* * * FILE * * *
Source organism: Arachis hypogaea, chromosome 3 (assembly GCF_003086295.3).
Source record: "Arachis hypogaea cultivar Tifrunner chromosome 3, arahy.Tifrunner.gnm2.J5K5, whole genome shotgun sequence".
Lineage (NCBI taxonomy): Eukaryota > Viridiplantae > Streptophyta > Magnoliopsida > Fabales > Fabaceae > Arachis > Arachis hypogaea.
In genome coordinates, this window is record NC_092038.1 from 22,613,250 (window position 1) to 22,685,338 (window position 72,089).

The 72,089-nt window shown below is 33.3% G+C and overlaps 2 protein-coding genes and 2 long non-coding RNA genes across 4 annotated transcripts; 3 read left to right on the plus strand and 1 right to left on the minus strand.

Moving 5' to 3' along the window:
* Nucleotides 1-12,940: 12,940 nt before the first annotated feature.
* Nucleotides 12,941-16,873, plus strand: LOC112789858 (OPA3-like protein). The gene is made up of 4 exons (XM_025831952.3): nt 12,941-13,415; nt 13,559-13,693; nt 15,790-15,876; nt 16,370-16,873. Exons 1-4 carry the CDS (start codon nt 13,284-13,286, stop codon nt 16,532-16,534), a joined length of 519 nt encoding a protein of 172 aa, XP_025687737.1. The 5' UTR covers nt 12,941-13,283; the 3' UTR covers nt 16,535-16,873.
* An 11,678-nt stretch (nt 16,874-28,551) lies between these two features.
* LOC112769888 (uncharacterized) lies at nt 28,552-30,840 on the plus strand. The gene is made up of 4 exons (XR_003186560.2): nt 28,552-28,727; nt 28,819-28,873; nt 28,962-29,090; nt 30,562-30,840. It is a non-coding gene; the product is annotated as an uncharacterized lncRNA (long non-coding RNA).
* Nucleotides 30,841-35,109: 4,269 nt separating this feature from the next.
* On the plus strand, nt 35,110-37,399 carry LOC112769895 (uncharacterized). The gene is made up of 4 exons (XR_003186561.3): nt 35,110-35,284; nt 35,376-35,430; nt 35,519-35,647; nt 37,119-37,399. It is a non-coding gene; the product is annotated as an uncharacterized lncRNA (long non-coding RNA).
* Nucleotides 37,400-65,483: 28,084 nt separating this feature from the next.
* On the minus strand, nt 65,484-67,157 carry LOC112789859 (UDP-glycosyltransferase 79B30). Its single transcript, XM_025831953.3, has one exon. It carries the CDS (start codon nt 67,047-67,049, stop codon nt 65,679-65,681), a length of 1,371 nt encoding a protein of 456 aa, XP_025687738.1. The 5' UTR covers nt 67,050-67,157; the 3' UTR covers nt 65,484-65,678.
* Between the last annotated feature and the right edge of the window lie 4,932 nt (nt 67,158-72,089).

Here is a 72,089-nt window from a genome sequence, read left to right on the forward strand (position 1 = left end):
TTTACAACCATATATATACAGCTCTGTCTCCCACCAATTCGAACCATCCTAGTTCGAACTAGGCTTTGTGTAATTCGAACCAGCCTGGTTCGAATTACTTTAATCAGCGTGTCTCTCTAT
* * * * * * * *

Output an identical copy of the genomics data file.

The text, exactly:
Source organism: Arachis hypogaea, chromosome 3 (assembly GCF_003086295.3).
Source record: "Arachis hypogaea cultivar Tifrunner chromosome 3, arahy.Tifrunner.gnm2.J5K5, whole genome shotgun sequence".
Lineage (NCBI taxonomy): Eukaryota > Viridiplantae > Streptophyta > Magnoliopsida > Fabales > Fabaceae > Arachis > Arachis hypogaea.
In genome coordinates, this window is record NC_092038.1 from 22,613,250 (window position 1) to 22,685,338 (window position 72,089).

The 72,089-nt window shown below is 33.3% G+C and overlaps 2 protein-coding genes and 2 long non-coding RNA genes across 4 annotated transcripts; 3 read left to right on the plus strand and 1 right to left on the minus strand.

Moving 5' to 3' along the window:
* Nucleotides 1-12,940: 12,940 nt before the first annotated feature.
* Nucleotides 12,941-16,873, plus strand: LOC112789858 (OPA3-like protein). The gene is made up of 4 exons (XM_025831952.3): nt 12,941-13,415; nt 13,559-13,693; nt 15,790-15,876; nt 16,370-16,873. Exons 1-4 carry the CDS (start codon nt 13,284-13,286, stop codon nt 16,532-16,534), a joined length of 519 nt encoding a protein of 172 aa, XP_025687737.1. The 5' UTR covers nt 12,941-13,283; the 3' UTR covers nt 16,535-16,873.
* An 11,678-nt stretch (nt 16,874-28,551) lies between these two features.
* LOC112769888 (uncharacterized) lies at nt 28,552-30,840 on the plus strand. The gene is made up of 4 exons (XR_003186560.2): nt 28,552-28,727; nt 28,819-28,873; nt 28,962-29,090; nt 30,562-30,840. It is a non-coding gene; the product is annotated as an uncharacterized lncRNA (long non-coding RNA).
* Nucleotides 30,841-35,109: 4,269 nt separating this feature from the next.
* On the plus strand, nt 35,110-37,399 carry LOC112769895 (uncharacterized). The gene is made up of 4 exons (XR_003186561.3): nt 35,110-35,284; nt 35,376-35,430; nt 35,519-35,647; nt 37,119-37,399. It is a non-coding gene; the product is annotated as an uncharacterized lncRNA (long non-coding RNA).
* Nucleotides 37,400-65,483: 28,084 nt separating this feature from the next.
* On the minus strand, nt 65,484-67,157 carry LOC112789859 (UDP-glycosyltransferase 79B30). Its single transcript, XM_025831953.3, has one exon. It carries the CDS (start codon nt 67,047-67,049, stop codon nt 65,679-65,681), a length of 1,371 nt encoding a protein of 456 aa, XP_025687738.1. The 5' UTR covers nt 67,050-67,157; the 3' UTR covers nt 65,484-65,678.
* Between the last annotated feature and the right edge of the window lie 4,932 nt (nt 67,158-72,089).

Here is a 72,089-nt window from a genome sequence, read left to right on the forward strand (position 1 = left end):
TTTACAACCATATATATACAGCTCTGTCTCCCACCAATTCGAACCATCCTAGTTCGAACTAGGCTTTGTGTAATTCGAACCAGCCTGGTTCGAATTACTTTAATCAGCGTGTCTCTCTAT